Hosts do more w/ less (1 file) @ a faster level (ring 0) vs redundant browser addons (slowing up slower ring 3 browsers) via filtering 4 the IP stack (coded in C, loads w/ OS, & 1st net resolver queried w\ 45++ yrs.of optimization):

---

APK Hosts File Engine 9.0++ 32/64-bit:

http://start64.com/index.php?o... [start64.com]

(Details of hosts' benefits enumerated in link)

Summary:

---

A. ) Hosts do more than AdBlock ("souled-out" 2 Google/Crippled by default) + Ghostery (Advertiser owned) - "Fox guards henhouse", or Request Policy -> http://yro.slashdot.org/commen... [slashdot.org]

B. ) Hosts add reliability vs. downed or redirected DNS + secure vs. known malicious domains too -> http://tech.slashdot.org/comme... [slashdot.org] w/ less added "moving parts" complexity + room 4 breakdown,

C. ) Hosts files yield more speed (blocks ads & hardcodes fav sites - faster than remote DNS), security (vs. malicious domains serving mal-content + block spam/phish), reliability (vs. downed or Kaminsky redirect vulnerable DNS, 99% = unpatched vs. it & worst @ ISP level + weak vs FastFlux + DynDNS botnets), & anonymity (vs. dns request logs + DNSBL's).

---

* Addons are more complex + slowup browsers in message passing (use a few concurrently - you'll see) - Addons slowdown SLOWER usermode browsers layering on MORE: I work w/ what you have in kernelmode, via hosts ( A tightly integrated PART of the IP stack itself )

APK

P.S.=> * "A fool makes things bigger + more complex: It takes a touch of genius & a lot of courage to move in the opposite direction." - Einstein

** "Less is more" = GOOD engineering!

*** "The premise is, quite simple: Take something designed by nature & reprogram it to make it work FOR the body, rather than against it..." - Dr. Alice Krippen "I AM LEGEND"

...apk

Re:The WWW is dead. (1)

rudy_wayne (414635) | about 8 months ago | (#46900167)

First, they want to provide a personalized web-browsing experience, which isn't possible using do-not-track.

But the user clearly does not want a personalised web-browsing experience.

Nobody can give me a "personalized" experience unless they can somehow read my mind.

Do I want to constantly see ads for XYZ just because I once searched for XYZ or once visited the XYZ website? Fuck You Yahoo, Google and anyone else talking about a "personalized web-browsing experience"

Re:The WWW is dead. (3, Insightful)

westlake (615356) | about 8 months ago | (#46900325)

But the user clearly does not want a personalised web-browsing experience.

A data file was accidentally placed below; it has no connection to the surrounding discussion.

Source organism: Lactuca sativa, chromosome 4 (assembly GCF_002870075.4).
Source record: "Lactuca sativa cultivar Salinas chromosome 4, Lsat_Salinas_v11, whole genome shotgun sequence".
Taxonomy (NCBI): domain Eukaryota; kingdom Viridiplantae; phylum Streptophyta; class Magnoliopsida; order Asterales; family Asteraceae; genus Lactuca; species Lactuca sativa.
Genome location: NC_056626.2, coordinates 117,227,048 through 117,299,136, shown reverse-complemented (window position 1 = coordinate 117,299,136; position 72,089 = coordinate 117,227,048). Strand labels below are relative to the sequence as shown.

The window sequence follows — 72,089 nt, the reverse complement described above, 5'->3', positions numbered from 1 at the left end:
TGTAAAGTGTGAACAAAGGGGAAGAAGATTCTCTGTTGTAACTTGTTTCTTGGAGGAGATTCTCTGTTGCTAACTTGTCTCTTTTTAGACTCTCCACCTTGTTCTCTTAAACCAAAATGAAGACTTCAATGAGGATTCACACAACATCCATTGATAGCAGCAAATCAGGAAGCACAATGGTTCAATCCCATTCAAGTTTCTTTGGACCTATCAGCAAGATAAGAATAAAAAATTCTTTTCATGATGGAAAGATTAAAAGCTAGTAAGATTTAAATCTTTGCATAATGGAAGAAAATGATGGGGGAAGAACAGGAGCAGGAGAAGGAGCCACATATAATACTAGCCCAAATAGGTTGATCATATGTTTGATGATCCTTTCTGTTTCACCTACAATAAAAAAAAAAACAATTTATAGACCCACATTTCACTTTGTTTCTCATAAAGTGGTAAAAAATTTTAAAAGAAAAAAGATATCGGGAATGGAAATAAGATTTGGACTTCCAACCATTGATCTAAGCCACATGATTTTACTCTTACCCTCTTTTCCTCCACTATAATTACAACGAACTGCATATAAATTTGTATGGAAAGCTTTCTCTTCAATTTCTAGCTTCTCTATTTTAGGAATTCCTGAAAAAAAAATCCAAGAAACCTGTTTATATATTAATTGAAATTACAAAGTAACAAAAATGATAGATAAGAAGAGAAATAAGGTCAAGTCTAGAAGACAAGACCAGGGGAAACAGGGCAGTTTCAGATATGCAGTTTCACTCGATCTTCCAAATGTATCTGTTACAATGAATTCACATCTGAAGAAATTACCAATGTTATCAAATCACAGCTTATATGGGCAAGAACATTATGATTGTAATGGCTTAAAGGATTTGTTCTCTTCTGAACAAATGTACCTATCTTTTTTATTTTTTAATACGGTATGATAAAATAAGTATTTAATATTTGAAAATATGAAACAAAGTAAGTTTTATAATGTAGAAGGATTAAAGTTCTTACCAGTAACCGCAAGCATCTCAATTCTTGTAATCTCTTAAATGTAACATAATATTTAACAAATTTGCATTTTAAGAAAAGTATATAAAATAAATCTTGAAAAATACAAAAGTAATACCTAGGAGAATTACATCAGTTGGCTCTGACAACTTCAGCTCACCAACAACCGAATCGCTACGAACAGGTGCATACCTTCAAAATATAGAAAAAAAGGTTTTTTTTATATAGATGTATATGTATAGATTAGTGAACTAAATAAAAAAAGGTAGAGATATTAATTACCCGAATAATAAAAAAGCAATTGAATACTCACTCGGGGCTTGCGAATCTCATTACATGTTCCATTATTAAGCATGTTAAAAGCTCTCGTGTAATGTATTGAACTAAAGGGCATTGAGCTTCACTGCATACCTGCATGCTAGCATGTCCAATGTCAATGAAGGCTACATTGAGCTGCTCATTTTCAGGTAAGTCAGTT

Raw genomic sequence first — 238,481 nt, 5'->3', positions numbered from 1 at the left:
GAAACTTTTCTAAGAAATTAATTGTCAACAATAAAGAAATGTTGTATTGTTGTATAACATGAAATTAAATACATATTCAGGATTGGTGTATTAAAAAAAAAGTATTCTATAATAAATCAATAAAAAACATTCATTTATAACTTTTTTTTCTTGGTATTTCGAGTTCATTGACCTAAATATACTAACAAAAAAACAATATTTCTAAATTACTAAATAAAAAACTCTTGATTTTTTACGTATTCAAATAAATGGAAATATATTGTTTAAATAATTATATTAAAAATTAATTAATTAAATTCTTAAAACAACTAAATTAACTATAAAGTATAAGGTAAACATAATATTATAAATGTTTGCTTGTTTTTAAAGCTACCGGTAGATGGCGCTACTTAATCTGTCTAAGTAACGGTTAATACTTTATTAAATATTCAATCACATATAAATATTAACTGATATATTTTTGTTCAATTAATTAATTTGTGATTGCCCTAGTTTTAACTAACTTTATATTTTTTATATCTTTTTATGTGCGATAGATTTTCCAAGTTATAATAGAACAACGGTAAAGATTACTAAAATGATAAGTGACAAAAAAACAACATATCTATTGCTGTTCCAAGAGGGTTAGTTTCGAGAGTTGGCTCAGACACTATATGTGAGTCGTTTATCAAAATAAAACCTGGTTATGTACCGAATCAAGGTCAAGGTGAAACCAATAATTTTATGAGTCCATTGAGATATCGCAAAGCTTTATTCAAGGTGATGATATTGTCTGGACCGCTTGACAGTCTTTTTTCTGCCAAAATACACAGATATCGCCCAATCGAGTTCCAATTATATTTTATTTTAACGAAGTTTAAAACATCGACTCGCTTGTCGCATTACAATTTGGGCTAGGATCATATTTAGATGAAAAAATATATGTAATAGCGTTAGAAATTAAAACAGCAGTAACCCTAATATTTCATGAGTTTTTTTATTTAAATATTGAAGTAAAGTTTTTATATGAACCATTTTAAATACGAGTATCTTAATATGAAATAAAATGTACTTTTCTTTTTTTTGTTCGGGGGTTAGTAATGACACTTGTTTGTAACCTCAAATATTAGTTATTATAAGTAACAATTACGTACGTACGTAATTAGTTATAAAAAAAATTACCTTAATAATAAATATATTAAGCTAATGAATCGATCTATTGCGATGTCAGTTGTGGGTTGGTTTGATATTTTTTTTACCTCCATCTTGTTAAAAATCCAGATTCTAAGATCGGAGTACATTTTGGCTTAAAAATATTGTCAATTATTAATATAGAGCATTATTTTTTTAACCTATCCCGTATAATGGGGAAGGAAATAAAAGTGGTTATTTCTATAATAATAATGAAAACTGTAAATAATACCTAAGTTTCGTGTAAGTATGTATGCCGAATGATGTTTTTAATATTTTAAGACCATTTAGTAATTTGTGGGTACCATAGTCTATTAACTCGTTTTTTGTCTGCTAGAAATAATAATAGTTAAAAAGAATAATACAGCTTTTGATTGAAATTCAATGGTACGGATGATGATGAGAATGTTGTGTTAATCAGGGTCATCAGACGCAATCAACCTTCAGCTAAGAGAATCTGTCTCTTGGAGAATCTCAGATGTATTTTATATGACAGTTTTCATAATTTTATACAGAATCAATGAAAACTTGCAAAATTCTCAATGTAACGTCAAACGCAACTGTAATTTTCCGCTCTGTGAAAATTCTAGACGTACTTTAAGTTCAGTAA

The geek may not want the personalized browsing experience. But the geek doesn't speak for everyone.

The Web has been hijacked and is now fundamentally broken. It is being transformed into a locked-in content delivery platform, something like cable TV

What did you expect to happen when hundred of millions of people with no preconceptions of what the web and the Internet "should be" began purchasing broadband services? You can't even assume anymore that a user is accessing the web through a general purpose computer and browser ---

and not an HDTV, WiFi Internet radio, e-book Reader, video game console, smartphone, tablet or some other device.

We'll need to develop another Internet, this one has been taken over by marketroids and is beyond saving.

Go for it.

But you are building nothing but an echo chamber, a walled garden for the geek.

Nothing but a bubble --- and bubbles burst,

Privacy only works when it's in your own hands (4, Insightful)

gsslay (807818) | about 8 months ago | (#46899747)

The problem with "do not track" is that it was entirely up to the website to honour the browsing session. Most don't. And the ones that you'd reallywant to not have track you are the ones that really ignore it. It's therefore useless.

It's like a system of street privacy that relies on people being trusted to close their eyes when you walk by. Just because you ask them nicely. People will look, and you can't stop them.

If you want privacy you have to be the one in control of what is being revealed. You can't rely on others to keep your privacy for you.

Re:Privacy only works when it's in your own hands (1)

jones_supa (887896) | about 8 months ago | (#46899925)

Indeed, I always thought "do not track" was a silly feature. I can ask the website to not track me, but how can I ever know what actually happens behind the scenes. If we really want such feature, the browser must somehow make me impossible to track.

Re:Privacy only works when it's in your own hands (1)

Sobrique (543255) | about 8 months ago | (#46900057)

Which in turn, is something that's extremely difficult - especially for a non technical user. You can probably approximate it with TOR, but that has it's own price.

Re: Privacy only works when it's in your own hands (1)

BeNude (28969) | about 8 months ago | (#46899931)

Ghostery FTW.

Re:Privacy only works when it's in your own hands (1)

wile_e8 (958263) | about 8 months ago | (#46900019)

This is why I've never bothered with do-not-track settings. Not only is it wholly unenforceable, but it seems like a giant "Look at me!" sign. Given that the vast majority of people don't even know do-not-track exists and never change the default settings on any program, surfing with the do-not-track flag on seemed like a great way to tell the people I really don't want tracking me that I'm technically literate enough that they should pay closer attention to me.

Re:Privacy only works when it's in your own hands (1)

Ghostworks (991012) | about 8 months ago | (#46900041)

Exactly. It was always a pretty bad idea. In fact, it reminds me a great deal of the RFC 3514 "evil bit" [wikipedia.org]